Welcome to my SQL puzzle website. I hope you enjoy solving these puzzles as much as I have enjoyed creating them.
Link to my GitHub repository below:
All solutions to the puzzles are written in Microsoft SQL Server’s T-SQL, but you can easily adapt the solutions to your flavor of SQL. I’m constantly adding new material, so scroll through to find all sorts of database tips, tricks, and insights.
I also welcome any corrections, new tricks and techniques, dead links, misspellings, bugs, and any new puzzles you think would be great for this blog.
Let’s get on to the puzzles….
Advanced SQL Puzzles
Here are 58 of the most difficult set-based SQL puzzles that I could write, nicely condensed into a PDF file. This is a great starting point to determine your level of expertise with SQL. I highly recommend developers of all skill levels work through this puzzle set; you may be surprised! Link to my GitHub repository below.
Permutations, Combinations, Sequences, and Random Numbers
This next set of 18 puzzles will test your skills trying to solve for Pascal’s Triangle, the Josephus Problem or performing simulations on the Monty Hall Problem. The below links to my GitHub repository where you will find a PDF of the puzzles, along with the solutions. This also works great as a recipe book for understanding recursion.
I also started a WordPress page of my Python puzzles. These are probability puzzles where you perform hacker statistics using the law of large numbers.
Tips and Tricks
Here are some additional resources for finding new tips, tricks and insights that will help you in your journey. The documentation for the following can be found in the parent folder here.
My code for creating a table-valued function for generating a calendar table. Once understood, I hope you find the table-valued function to be more beneficial than the usual static calendar table.
If you find the pivot table syntax to be a little frustrating, here you can implement a stored procedure to parameterize the pivot syntax. Very useful if you find yourself having to write a lot of pivot statements.
A robust SQL script to perform data profiling on a table using dynamic sql. The script can be used to quickly find minimum and maximum values, if NULLs or empty strings appear in the data, etc… I wouldn’t recommend this script on large tables, but its simple to us; just change the table name variable in the script.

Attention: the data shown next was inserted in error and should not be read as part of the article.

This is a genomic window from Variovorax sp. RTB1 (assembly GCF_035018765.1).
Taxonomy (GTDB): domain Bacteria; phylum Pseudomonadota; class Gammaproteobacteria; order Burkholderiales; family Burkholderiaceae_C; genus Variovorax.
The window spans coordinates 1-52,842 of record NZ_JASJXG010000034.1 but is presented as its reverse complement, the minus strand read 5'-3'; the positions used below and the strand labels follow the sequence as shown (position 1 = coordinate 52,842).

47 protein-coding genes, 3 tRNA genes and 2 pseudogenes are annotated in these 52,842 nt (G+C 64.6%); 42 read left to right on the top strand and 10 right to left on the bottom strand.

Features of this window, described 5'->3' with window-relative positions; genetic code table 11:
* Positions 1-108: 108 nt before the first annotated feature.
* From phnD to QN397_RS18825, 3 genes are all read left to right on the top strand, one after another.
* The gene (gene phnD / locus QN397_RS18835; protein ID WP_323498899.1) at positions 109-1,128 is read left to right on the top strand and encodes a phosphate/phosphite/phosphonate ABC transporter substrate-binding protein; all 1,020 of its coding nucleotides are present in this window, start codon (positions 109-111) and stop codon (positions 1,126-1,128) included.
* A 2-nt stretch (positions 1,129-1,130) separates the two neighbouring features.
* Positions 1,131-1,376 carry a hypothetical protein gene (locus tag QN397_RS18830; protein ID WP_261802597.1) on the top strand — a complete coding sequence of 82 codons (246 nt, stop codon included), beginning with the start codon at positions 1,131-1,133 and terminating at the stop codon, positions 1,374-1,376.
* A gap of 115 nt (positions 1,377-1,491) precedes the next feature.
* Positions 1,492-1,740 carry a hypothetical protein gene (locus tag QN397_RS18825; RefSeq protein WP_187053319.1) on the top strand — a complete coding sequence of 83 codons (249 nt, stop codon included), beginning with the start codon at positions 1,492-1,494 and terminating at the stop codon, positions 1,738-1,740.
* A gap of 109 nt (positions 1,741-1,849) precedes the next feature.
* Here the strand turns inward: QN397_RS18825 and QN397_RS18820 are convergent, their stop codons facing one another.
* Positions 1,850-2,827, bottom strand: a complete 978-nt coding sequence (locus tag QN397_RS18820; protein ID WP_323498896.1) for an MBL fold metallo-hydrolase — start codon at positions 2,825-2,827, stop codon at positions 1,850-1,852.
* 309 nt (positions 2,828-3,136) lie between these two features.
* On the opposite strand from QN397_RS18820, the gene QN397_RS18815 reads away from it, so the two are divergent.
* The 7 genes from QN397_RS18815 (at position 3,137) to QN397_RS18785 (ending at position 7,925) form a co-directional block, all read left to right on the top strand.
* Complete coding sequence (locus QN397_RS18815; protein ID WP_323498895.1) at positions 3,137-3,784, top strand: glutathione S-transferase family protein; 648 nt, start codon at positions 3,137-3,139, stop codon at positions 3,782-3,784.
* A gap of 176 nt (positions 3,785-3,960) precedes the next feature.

Anyone who has used SQL Server’s date difference functions know they are severely limiting. Here I have a couple of functions (one table valued and one scalar) that can accurately subtract two dates.
Here I have a script that compares two identical tables using dynamic SQL and a FULL OUTER JOIN. The SQL is auto generated dynamically and executed, where the user simply needs to provide the table names and join criteria. Work great when auditing data migrations!
Advanced SQL Joins
A great document that covers advanced join theory topics. It’s a great resource to learn the inner working of SQL joins.
Behavior of Nulls
NULL markers are a great source of frustration, so I decided to write a whole document about how the various SQL constructs treat the NULL marker.
Database Concepts and Components
Here I have collected all the different database concepts, components, and aspects into one document; formatted into a list of questions with a link to an online resource (which is mostly the Wikipedia article on the subject) covering the subject.
Here is where I keep the various data analytic projects that I have done. This mostly includes descriptive and inferential statistical projects I’ve created, plus some machine learning models that I have built.
I also keep a small blog here. Right now, it’s pretty sparse, but I plan to keep adding to it, hopefully.